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Welcome from the Twin Cities Intergroup of Sexaholics Anonymous! For those new to recovery and to the 12 Steps, we want to summarize some of the experience, strength, and hope that we've heard from sober members of our fellowship, as well as others who have gone before us in this journey.


Sexaholics Anonymous is a fellowship of men and women who share their experience, strength, and hope with each other that they may solve their common problem and help others to recover. The only requirement for membership is a desire to stop lusting and become sexually sober. There are no dues or fees for SA membership; we are self-supporting through our own contributions. SA is not allied with any sect, denomination, politics, organization, or institution; does not wish to engage in any controversy; neither endorses nor opposes any causes. Our primary purpose is to stay sexually sober and help others to achieve sexual sobriety.*

Sexaholics Anonymous is a recovery program based on the principles of Alcoholics Anonymous and received permission from AA to use its Twelve Steps and Twelve Traditions in 1979.


We can only speak for ourselves. The specialized nature of Sexaholics Anonymous can best be understood in terms of what we call the sexaholic. The sexaholic has taken himself or herself out of the whole context of what is right or wrong. He or she has lost control, no longer has the power of choice, and is not free to stop. Lust has become an addiction. Our situation is like that of the alcoholic who can no longer tolerate alcohol and must stop drinking altogether but is hooked and cannot stop. So it is with the sexaholic, or sex drunk, who can no longer tolerate lust but cannot stop.


Thus, for the sexaholic, any form of sex with one’s self or with partners other than the spouse is progressively addictive and destructive. We also see that lust is the driving force behind our sexual acting out, and true sobriety includes progressive victory over lust. These conclusions were forced upon us in the crucible of our experiences and recovery; we have no other options. But we have found that acceptance of these facts is the key to a happy and joyous freedom we could otherwise never know.

This will and should discourage many inquirers who admit to sexual obsession or compulsion but who simply want to control and enjoy it, much as the alcoholic would like to control and enjoy drinking. Until we had been driven to the point of despair, until we really wanted to stop but could not, we did not give ourselves to this program of recovery. Sexaholics Anonymous is for those who know they have no other option but to stop, and their own enlightened self-interest must tell them this.


  1. Get to a meeting. Nothing can take the place of face-to-face meetings. Breaking through denial and self-delusion and isolation, as well as learning to strive for absolute honesty are all fostered in a group of addicts who you must look in the eye when you speak, and who know all the lies that come naturally to many of us. The “magic” of these meetings is that when you share your struggles and experience in working the Steps, God shows me my answer in your story.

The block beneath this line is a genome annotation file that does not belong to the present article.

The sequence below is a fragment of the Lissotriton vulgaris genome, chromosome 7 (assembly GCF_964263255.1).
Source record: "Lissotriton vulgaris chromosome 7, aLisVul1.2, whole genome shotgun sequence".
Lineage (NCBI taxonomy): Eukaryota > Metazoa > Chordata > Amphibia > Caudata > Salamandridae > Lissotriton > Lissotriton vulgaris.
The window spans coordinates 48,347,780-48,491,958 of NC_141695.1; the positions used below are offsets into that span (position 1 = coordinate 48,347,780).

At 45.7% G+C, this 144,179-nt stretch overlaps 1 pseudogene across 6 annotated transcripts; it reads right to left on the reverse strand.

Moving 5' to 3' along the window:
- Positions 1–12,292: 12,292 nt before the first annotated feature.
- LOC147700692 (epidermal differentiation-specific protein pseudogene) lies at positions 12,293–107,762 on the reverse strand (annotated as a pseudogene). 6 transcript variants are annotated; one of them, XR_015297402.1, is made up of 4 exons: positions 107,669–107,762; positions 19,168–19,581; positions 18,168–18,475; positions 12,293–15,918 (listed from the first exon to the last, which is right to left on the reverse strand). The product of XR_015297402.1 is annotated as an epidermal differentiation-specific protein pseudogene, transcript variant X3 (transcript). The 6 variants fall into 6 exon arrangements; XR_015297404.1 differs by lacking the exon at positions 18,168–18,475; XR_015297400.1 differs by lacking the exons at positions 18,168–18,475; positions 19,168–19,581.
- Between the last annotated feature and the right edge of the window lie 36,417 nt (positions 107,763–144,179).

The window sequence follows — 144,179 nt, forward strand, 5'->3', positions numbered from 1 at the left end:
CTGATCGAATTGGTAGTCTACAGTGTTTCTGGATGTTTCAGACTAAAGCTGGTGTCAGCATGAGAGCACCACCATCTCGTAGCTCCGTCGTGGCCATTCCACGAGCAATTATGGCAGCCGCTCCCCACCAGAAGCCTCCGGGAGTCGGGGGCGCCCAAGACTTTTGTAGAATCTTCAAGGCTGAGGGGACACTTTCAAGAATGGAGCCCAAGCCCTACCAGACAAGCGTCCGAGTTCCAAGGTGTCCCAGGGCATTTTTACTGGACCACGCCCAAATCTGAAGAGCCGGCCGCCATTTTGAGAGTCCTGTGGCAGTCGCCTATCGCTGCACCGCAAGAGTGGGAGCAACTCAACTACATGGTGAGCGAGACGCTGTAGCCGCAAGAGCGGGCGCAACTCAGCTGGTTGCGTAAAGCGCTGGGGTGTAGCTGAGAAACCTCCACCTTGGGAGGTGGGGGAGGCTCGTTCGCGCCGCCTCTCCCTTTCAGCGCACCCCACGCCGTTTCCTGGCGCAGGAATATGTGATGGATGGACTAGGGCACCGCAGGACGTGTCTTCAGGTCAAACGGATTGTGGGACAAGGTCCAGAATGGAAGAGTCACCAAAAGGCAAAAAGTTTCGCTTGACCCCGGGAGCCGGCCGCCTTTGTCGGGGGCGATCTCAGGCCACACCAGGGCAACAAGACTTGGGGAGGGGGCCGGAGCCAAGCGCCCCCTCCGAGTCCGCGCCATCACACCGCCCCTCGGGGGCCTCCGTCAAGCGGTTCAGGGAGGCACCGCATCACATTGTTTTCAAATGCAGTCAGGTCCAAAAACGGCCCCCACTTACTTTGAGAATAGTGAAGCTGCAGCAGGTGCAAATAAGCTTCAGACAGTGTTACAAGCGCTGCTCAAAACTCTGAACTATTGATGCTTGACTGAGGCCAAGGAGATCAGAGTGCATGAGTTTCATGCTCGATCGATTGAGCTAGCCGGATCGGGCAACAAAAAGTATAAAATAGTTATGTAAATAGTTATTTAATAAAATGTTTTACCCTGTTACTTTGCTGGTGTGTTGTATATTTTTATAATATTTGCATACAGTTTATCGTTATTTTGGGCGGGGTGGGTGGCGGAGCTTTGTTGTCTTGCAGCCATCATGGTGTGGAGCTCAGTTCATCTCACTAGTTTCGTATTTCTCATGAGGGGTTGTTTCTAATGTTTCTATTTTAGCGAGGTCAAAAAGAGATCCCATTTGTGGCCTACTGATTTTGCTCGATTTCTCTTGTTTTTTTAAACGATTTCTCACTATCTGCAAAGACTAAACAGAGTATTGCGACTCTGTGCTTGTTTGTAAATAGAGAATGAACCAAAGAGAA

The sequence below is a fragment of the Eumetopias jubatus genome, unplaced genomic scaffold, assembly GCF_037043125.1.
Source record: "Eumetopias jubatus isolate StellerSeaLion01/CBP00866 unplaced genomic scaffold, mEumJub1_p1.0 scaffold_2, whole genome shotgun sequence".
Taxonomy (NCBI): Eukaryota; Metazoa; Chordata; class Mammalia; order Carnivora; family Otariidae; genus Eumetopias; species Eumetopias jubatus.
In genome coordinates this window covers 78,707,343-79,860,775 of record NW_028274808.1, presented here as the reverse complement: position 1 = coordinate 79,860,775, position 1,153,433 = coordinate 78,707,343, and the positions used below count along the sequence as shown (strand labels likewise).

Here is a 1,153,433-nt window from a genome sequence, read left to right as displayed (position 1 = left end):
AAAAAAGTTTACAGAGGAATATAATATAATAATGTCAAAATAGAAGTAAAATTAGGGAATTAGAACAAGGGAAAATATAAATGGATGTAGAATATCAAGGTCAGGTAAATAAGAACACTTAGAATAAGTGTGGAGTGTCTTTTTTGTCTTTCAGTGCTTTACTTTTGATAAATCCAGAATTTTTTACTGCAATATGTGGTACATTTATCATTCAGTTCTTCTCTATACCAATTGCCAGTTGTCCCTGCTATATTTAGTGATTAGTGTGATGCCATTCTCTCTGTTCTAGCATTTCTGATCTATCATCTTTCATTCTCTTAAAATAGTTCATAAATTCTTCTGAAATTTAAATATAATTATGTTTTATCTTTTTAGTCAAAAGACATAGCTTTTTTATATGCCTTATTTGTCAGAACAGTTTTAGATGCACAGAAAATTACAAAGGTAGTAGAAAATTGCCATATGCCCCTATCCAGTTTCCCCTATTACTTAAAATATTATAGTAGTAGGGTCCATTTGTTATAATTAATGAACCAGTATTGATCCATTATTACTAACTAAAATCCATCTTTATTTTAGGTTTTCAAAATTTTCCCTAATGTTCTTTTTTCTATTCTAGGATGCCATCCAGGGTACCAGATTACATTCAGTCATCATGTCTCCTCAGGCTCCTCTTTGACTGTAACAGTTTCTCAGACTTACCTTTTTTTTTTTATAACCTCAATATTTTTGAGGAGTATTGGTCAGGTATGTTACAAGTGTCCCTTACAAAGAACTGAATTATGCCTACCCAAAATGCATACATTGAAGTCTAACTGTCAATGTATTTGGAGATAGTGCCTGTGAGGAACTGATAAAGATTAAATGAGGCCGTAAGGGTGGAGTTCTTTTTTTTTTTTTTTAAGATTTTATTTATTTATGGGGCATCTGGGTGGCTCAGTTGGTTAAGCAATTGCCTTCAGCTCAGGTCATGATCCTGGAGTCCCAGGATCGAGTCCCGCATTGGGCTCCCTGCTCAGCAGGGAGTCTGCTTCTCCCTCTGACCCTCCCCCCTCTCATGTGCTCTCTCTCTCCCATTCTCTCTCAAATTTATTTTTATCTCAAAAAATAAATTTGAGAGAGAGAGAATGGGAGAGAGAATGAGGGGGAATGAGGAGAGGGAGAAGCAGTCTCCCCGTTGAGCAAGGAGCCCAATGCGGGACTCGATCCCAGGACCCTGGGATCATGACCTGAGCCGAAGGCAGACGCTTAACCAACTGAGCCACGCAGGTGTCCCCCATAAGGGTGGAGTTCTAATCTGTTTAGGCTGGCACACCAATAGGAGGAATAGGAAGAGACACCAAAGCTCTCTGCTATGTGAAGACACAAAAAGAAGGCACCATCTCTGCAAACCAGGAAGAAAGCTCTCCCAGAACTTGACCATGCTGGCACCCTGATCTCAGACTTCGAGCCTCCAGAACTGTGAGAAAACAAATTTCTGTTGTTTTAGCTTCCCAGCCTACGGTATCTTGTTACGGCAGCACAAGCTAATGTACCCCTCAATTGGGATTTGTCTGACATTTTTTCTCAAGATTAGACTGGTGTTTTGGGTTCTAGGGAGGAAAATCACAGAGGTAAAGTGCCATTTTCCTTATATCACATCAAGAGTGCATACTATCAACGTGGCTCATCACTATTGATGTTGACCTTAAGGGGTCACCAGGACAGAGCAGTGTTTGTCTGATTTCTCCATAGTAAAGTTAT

2. Read the literature. Get your hands on the SA White Book, SA Step into Action, the AA Big Book, and the AA Twelve Steps & Twelve Traditions. Read them and then read them again. Many believe that Bill W. and Roy K. were inspired by a higher power when they wrote these books. These books are available online or at area meetings.
  3. Make sobriety your priority. Sobriety must come first. Even in front of family, work, church, whatever. Without sobriety, I have no hope of maintaining a marriage or family or job. And if I'm still lusting and acting out, then I'm fooling myself if I think my relationship with God is right. (SLIP = Sobriety Lost It’s Priority)
  4. Find a sponsor. If I think I can do this on my own, I am deluding myself. If I could do it on my own, I'd have already done it. I must surrender the idea that I'm smarter than everyone else, and take direction from somebody who has what I want. A meeting is a great place to find a sponsor.
  5. Work the Steps. They are the path to a spiritual awakening and emotional maturity which includes a personality change sufficient to bring about recovery. (The essence of the 12-Steps is “Find God, Clean House, and Work with Other Sexaholics.” Simple, but not easy!)
  6. Remember that knowledge is NOT power. This is a lie that many of us have fallen for. If I can just learn enough about the cause of my addiction, or if I can just learn more about the Steps, or if I can read more about spirituality, I'll be able to stay sober. (I can't think my way into right acting—I have to act my way into right thinking!) I don't have to understand the Steps. I don't have to feel good about the Steps. I just have to DO the Steps. Afterwards, my thinking and feelings come along. This is not just a fancy slogan. It is the experience of many many of us!

If you still don't get it, that's OK. Just come to a meeting, "bring the body, the mind will follow."